The hot, dry Santa Anas blew until mid-afternoon, scouring the air and drawing new lines of dust on every windowsill. Then the winds ceased and all was motionless; the heat was copper and tasted clean but bitter.
I was restless and drove thirty miles to the ocean and walked out on the Cabrillo beach fishing pier, over the flat blue-gray water. Men and women laughed and talked in many languages at the open sinks, where busily they gutted the day's catch, washed away the blood and the useless parts, and wrapped the clean fish in paper. At one sink, fish heads prized for soup filled a large bucket.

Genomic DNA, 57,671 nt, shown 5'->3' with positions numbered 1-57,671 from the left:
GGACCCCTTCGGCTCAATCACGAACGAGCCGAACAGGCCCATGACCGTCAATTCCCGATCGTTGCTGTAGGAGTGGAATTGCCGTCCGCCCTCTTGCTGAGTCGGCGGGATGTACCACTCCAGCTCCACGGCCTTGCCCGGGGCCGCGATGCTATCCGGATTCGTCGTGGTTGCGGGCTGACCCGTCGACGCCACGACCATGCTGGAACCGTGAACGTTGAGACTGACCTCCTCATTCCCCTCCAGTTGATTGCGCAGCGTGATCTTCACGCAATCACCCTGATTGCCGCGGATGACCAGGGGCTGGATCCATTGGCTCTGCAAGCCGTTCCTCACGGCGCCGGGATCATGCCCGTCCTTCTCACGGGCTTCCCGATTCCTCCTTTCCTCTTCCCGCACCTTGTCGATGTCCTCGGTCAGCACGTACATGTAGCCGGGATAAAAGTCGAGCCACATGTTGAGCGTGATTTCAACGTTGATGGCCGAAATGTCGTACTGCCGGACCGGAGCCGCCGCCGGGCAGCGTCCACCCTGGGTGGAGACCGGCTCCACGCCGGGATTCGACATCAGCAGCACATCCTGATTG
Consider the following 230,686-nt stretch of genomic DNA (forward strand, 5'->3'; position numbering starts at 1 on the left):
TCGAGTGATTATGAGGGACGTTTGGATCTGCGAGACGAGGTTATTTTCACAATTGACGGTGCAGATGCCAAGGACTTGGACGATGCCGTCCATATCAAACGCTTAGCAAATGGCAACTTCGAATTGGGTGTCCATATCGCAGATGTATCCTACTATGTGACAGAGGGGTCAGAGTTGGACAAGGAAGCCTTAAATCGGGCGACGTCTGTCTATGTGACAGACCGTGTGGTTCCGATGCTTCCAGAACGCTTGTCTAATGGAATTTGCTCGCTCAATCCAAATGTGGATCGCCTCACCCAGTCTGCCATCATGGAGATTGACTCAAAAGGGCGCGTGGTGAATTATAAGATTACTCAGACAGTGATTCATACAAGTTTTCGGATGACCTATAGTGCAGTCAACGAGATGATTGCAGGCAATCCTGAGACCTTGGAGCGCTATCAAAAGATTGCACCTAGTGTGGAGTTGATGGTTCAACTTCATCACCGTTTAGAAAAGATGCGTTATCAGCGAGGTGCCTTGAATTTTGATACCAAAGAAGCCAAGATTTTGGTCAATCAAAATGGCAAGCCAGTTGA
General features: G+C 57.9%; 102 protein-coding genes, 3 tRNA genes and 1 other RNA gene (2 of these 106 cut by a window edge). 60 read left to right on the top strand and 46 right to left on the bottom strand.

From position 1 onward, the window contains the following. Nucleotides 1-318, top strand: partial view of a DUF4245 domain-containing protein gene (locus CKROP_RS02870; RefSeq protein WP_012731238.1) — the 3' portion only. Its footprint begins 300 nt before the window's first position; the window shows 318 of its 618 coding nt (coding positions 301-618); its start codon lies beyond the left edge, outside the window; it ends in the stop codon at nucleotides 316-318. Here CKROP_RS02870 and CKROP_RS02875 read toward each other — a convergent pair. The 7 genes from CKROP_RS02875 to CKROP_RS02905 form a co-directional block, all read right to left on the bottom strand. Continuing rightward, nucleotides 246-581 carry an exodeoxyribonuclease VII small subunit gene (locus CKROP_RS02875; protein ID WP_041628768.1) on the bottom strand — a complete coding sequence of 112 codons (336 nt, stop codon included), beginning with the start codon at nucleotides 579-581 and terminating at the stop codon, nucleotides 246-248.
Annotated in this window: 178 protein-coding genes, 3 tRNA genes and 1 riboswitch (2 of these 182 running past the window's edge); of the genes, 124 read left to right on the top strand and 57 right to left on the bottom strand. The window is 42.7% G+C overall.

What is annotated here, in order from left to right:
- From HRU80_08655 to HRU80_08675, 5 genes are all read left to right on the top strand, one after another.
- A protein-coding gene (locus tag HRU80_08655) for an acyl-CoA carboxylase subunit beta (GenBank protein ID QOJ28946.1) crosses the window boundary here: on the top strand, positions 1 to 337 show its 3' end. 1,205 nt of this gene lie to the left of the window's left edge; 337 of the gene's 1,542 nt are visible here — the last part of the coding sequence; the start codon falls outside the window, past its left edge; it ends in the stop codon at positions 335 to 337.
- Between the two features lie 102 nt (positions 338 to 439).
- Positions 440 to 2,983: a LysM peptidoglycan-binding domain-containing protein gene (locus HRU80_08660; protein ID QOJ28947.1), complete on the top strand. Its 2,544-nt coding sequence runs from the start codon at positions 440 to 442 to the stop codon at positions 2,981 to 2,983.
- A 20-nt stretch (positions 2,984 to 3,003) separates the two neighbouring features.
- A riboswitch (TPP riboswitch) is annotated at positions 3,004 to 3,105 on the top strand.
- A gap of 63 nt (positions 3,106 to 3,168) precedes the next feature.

Their work done, the people lingered there to watch as the copper air vibrated and the sun fell into the sea.
a warm evening,
in the eyes of fish
by Michael McClintock
first published in Anthology of Days (Backwoods Broadsides, No. 70)